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It’s Complicated (Hiccupps)

On September 28, 2016, in Syndicated, by Association for Software Testing
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In a recent episode of Rationally SpeakingSamuel Arbesman, a complexity scientist, talks about complexity in technology. Here’s a few quotes I particularly enjoyed.

On levels of understanding of systems:

Technology very broadly is becoming more and more complicated … actually so complex that no one, whether you’re an expert or otherwise, fully understands these things … They have enormous number of parts that are all interacting in highly nonlinear ways that are subject to emerging phenomena.

We’re going to have bugs and glitches and failures. And if we think we understand these things well and we don’t, there’s going to be tons of gap between how we think we understand the system and how it actually does behave.

On modelling reality with a system and then creating a model of that system:

… the world is messy and complex. Therefore, often, in order to capture all that messiness and complexity, you need a system that effectively is often of equal level of messiness and complexity … whether or not it’s explicitly including all the rules and exceptions and kind of the edge cases, or a system that learns these kinds of things in some sort of probabilistic, counterintuitive manner.

It might be hard to understand all the logic in [a] machine learning system, but it still captures a lot of that messiness. I think you can see the situation where in machine learning, the learning algorithm might be fairly understandable. But then the end result … You might be able to say, theoretically, I can step through the mathematical logic in each individual piece of the resulting system, but effectively there’s no way to really understand what’s going on.

On “physics” and “biological” thinking:

[Physics:] A simple set of equations explains a whole host of phenomena. So you write some equations to explain gravity, and it can explain everything from the orbits, the planets, the nature of the tides …  It has this incredibly explanatory power. It might not explain every detail, but it maybe it could explain the vast majority of what’s going on within a system. That’s the physics. The physics thinking approach, abstracting away details, deals with some very powerful insights.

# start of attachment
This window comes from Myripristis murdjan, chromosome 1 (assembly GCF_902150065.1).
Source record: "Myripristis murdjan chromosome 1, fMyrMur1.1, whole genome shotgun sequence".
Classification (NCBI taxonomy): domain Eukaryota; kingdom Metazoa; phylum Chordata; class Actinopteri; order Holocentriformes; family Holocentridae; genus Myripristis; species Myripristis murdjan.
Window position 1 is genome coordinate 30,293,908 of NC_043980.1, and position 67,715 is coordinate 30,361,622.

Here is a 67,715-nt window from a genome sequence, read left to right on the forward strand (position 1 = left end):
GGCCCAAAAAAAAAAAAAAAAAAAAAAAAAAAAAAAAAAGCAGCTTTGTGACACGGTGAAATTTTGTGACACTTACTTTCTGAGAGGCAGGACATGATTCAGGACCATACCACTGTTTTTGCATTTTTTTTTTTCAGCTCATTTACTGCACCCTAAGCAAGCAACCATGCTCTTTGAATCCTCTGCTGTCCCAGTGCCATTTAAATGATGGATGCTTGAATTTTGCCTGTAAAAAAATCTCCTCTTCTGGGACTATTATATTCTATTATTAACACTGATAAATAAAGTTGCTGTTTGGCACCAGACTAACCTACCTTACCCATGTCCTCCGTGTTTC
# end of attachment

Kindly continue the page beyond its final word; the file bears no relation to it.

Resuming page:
[Biology:] Which is the recognition that oftentimes … the details not only are fun and enjoyable to focus on, but they’re also extremely important. They might even actually make up the majority of the kinds of behavior that the system can exhibit. Therefore, if you sweep away the details and you try to create this abstracted notion of the system, you’re actually missing the majority of what is going on.

Oftentimes I think people in their haste to understand technology … because technologies are engineered things … think of them as perhaps being more the physics thinking side of the spectrum.

On robustness:

There’s this idea within complexity science … “robust yet fragile,” and the idea behind this is that a lot of these very complex systems are highly robust. They’ve been tested thoroughly. They had a lot of edge cases and exceptions built in and baked into the system. They’re robust to an enormously large set of things but oftentimes, they’re only the set of things that have been anticipated by the engineers. However, they’re actually quite fragile to the unanticipated situations.

Side note: I don’t think there’s an attempt in this discussion to draw a distinction between complex and complicated, which some do.
Image: https://flic.kr/p/Q2tMz

 

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